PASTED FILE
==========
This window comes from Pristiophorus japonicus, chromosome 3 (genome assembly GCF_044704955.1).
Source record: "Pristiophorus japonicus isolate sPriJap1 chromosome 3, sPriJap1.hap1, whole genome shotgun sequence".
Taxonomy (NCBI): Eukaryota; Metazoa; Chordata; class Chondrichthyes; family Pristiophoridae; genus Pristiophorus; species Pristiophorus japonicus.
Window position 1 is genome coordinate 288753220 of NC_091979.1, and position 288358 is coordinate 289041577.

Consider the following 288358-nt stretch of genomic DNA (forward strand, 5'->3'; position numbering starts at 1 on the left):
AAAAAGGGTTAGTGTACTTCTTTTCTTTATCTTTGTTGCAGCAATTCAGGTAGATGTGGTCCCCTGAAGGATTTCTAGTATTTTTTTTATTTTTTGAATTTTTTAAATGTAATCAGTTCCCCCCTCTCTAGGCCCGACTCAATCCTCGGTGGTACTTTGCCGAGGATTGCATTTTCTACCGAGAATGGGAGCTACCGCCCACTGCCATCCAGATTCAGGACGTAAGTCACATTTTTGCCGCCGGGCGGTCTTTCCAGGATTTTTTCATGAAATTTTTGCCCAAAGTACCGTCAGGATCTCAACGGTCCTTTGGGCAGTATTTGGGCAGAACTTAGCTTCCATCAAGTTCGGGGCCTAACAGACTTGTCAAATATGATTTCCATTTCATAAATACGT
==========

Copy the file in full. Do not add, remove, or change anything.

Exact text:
This window comes from Pristiophorus japonicus, chromosome 3 (genome assembly GCF_044704955.1).
Source record: "Pristiophorus japonicus isolate sPriJap1 chromosome 3, sPriJap1.hap1, whole genome shotgun sequence".
Taxonomy (NCBI): Eukaryota; Metazoa; Chordata; class Chondrichthyes; family Pristiophoridae; genus Pristiophorus; species Pristiophorus japonicus.
Window position 1 is genome coordinate 288753220 of NC_091979.1, and position 288358 is coordinate 289041577.

Consider the following 288358-nt stretch of genomic DNA (forward strand, 5'->3'; position numbering starts at 1 on the left):
AAAAAGGGTTAGTGTACTTCTTTTCTTTATCTTTGTTGCAGCAATTCAGGTAGATGTGGTCCCCTGAAGGATTTCTAGTATTTTTTTTATTTTTTGAATTTTTTAAATGTAATCAGTTCCCCCCTCTCTAGGCCCGACTCAATCCTCGGTGGTACTTTGCCGAGGATTGCATTTTCTACCGAGAATGGGAGCTACCGCCCACTGCCATCCAGATTCAGGACGTAAGTCACATTTTTGCCGCCGGGCGGTCTTTCCAGGATTTTTTCATGAAATTTTTGCCCAAAGTACCGTCAGGATCTCAACGGTCCTTTGGGCAGTATTTGGGCAGAACTTAGCTTCCATCAAGTTCGGGGCCTAACAGACTTGTCAAATATGATTTCCATTTCATAAATACGT